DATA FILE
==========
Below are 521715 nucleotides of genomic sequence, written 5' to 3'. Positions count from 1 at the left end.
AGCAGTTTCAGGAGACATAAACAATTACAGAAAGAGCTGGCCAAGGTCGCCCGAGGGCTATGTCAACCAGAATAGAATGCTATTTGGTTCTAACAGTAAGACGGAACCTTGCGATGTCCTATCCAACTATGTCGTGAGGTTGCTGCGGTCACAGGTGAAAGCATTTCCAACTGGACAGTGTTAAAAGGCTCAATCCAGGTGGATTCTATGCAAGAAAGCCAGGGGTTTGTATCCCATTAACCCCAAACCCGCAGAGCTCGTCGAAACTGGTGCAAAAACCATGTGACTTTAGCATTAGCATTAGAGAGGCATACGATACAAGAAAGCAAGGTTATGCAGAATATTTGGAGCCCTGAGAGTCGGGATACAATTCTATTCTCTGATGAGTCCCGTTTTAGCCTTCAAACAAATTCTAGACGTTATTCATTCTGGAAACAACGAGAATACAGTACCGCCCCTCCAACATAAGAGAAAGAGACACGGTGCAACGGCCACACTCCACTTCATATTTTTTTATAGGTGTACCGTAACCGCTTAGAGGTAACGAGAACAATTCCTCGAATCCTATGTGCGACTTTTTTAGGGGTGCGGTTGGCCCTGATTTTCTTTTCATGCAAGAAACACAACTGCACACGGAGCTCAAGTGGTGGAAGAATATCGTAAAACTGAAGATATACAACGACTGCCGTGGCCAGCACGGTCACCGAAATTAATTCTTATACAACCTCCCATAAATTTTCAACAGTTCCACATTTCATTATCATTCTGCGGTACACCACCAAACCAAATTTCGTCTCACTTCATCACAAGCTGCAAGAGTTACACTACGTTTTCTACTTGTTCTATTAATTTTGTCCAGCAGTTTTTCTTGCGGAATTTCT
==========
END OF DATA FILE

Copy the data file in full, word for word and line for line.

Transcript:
Below are 521715 nucleotides of genomic sequence, written 5' to 3'. Positions count from 1 at the left end.
AGCAGTTTCAGGAGACATAAACAATTACAGAAAGAGCTGGCCAAGGTCGCCCGAGGGCTATGTCAACCAGAATAGAATGCTATTTGGTTCTAACAGTAAGACGGAACCTTGCGATGTCCTATCCAACTATGTCGTGAGGTTGCTGCGGTCACAGGTGAAAGCATTTCCAACTGGACAGTGTTAAAAGGCTCAATCCAGGTGGATTCTATGCAAGAAAGCCAGGGGTTTGTATCCCATTAACCCCAAACCCGCAGAGCTCGTCGAAACTGGTGCAAAAACCATGTGACTTTAGCATTAGCATTAGAGAGGCATACGATACAAGAAAGCAAGGTTATGCAGAATATTTGGAGCCCTGAGAGTCGGGATACAATTCTATTCTCTGATGAGTCCCGTTTTAGCCTTCAAACAAATTCTAGACGTTATTCATTCTGGAAACAACGAGAATACAGTACCGCCCCTCCAACATAAGAGAAAGAGACACGGTGCAACGGCCACACTCCACTTCATATTTTTTTATAGGTGTACCGTAACCGCTTAGAGGTAACGAGAACAATTCCTCGAATCCTATGTGCGACTTTTTTAGGGGTGCGGTTGGCCCTGATTTTCTTTTCATGCAAGAAACACAACTGCACACGGAGCTCAAGTGGTGGAAGAATATCGTAAAACTGAAGATATACAACGACTGCCGTGGCCAGCACGGTCACCGAAATTAATTCTTATACAACCTCCCATAAATTTTCAACAGTTCCACATTTCATTATCATTCTGCGGTACACCACCAAACCAAATTTCGTCTCACTTCATCACAAGCTGCAAGAGTTACACTACGTTTTCTACTTGTTCTATTAATTTTGTCCAGCAGTTTTTCTTGCGGAATTTCT